Lately, you’ve noticed that your projects are getting bigger, as well as you’re considering bigger grants from donors. In addition, each year, your organization is growing, and contribution revenue is increasing.
When you review new grant requirements, you notice a new item for your nonprofit; an annual audit. So, now what? In this blog post, we will discuss what to expect, and how a nonprofit can prepare for an audit.
Albeit a nonprofit organization is not automatically required to have an audit, but may need to work with an auditor when:
- Applying for a bank loan and they require it.
- A local, federal or state government requires it for a contract or grant.
- Your organization spends or uses $750,000 or more in federal funding in a year.
- Your Board of Directors requires it as a show of good faith to potential donors and the public.
How A Nonprofit Can Prepare For An Audit
First, don’t panic. Everything is going to be fine. However, you should be aware that generally, the first audit is a bit messy, but your organization will be in a better position. Second, try not to be become paranoid, thinking that the auditor is ‘out to get you’. In a word, they don’t want widespread problems anymore than you do. The purpose of an audit is to make things up-to-date and tidy, as well as help you implement best practices for your organization.
A First Year Audit Will Cover Two Years
The first thing your auditor will need to do is substantiate the beginning balances. Therefore, it’s necessary for him or her to examine prior year’s activity. During this process, the auditor verifies that there is no material misstatement in the Balance Sheet of the year prior to that year under audit.
This process is one of the main reasons why first-year audits can be so long and laborious. For this reason, if you suspect you need an audit in the next few years, how a nonprofit prepares for an audit now is by getting controls and processes in hand. If you think you’re already prepared, then that’s great!
Things Your Auditor Will Look For
Auditors focuses on two things; documentation and compliance. Let’s briefly discuss what each entails.
An auditor uses documentation related to specific transactions provided by the organization to verify that the organization is compliant. The key here is to provide documentation that shows what a transaction is and substantiates how it was recorded.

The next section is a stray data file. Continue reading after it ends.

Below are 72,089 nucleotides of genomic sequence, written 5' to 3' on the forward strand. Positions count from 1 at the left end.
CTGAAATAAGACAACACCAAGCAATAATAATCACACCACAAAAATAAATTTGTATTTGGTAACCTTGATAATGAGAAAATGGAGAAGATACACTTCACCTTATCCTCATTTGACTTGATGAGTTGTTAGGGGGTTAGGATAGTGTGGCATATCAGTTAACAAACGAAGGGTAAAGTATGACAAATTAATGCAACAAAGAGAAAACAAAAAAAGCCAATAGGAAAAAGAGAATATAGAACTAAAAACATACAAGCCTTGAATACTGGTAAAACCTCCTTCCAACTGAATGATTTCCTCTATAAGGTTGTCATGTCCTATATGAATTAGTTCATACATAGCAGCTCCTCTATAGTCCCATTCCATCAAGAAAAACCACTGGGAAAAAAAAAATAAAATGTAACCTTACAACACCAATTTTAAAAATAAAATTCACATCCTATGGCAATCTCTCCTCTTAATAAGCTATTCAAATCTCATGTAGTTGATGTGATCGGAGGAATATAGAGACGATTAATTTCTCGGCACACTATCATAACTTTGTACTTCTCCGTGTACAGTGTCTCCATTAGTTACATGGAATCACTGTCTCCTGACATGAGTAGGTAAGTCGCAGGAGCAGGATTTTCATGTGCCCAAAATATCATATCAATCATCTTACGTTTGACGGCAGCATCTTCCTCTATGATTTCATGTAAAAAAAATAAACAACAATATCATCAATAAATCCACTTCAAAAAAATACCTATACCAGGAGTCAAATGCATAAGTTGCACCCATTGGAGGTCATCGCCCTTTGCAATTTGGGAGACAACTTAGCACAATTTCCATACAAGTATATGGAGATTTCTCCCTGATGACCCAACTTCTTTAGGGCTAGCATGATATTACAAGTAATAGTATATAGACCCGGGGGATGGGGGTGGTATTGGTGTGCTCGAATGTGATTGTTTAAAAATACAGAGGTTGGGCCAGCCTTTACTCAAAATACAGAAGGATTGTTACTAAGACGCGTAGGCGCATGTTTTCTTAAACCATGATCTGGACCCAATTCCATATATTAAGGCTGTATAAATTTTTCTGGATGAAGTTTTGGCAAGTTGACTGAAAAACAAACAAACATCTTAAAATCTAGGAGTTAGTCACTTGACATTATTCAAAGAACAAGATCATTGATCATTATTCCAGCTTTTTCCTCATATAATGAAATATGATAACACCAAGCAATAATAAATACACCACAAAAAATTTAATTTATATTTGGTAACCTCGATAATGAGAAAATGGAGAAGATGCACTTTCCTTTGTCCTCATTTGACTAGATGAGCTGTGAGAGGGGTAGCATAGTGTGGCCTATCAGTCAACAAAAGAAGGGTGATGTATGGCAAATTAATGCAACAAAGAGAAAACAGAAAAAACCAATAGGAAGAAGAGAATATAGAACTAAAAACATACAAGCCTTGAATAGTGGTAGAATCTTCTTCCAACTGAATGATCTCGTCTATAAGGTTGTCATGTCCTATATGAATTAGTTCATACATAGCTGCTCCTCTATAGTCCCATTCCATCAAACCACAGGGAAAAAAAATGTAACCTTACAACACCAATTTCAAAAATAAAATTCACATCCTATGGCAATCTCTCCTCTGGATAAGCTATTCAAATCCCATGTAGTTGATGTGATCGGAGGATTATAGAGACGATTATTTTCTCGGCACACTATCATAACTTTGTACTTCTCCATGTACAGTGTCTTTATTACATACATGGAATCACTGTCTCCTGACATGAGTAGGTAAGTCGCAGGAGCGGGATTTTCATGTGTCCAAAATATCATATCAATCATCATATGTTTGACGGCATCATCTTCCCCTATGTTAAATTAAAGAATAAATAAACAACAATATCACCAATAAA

For example, an expense could be an invoice or receipt for a monthly service or online order. Depreciation documentation would be a listing of the fixed assets and their related depreciation period. Revenue documentation might be pledge agreements from donors, or a receipts report for tickets sold.
You will also be asked to provide documentation for non-financial information. For instance, conflict of interest acknowledgements, questionnaires, or board meeting minutes. Because these types of documents need to be easily accessible and shared with the auditor, electronic format would be best. But physical documents are usable also, just make sure they are well-organized.
An audit is to provide reasonable assurance, not complete assurance that there is no misstatement or fraud. Auditors are keen on making this distinction because complete assurance of 100% accuracy would far outweigh the benefit.
Instead, the auditor’s job is to provide an objective evaluation of whether the financial statements are ‘fairly presented’ and are ‘in accordance with the applicable accounting framework’. Fairly in this instance means that the auditor’s testing detects no indication of fraud or material misstatement. In essence, the auditor tries to make sure that the correct accounting treatments have be consistently and accurately applied.
Knowing how to prepare for an audit can be confusing and overwhelming, particularly if you don’t know where to start. The above information alongside a little legwork by your accounting will be helpful to your first audit going smoothly. To find out how The Ray Group can provide audit support and help you get your books ready, schedule a consultation online. You can also call us directly at (951) 296=0785 and speak with one of our advisors.
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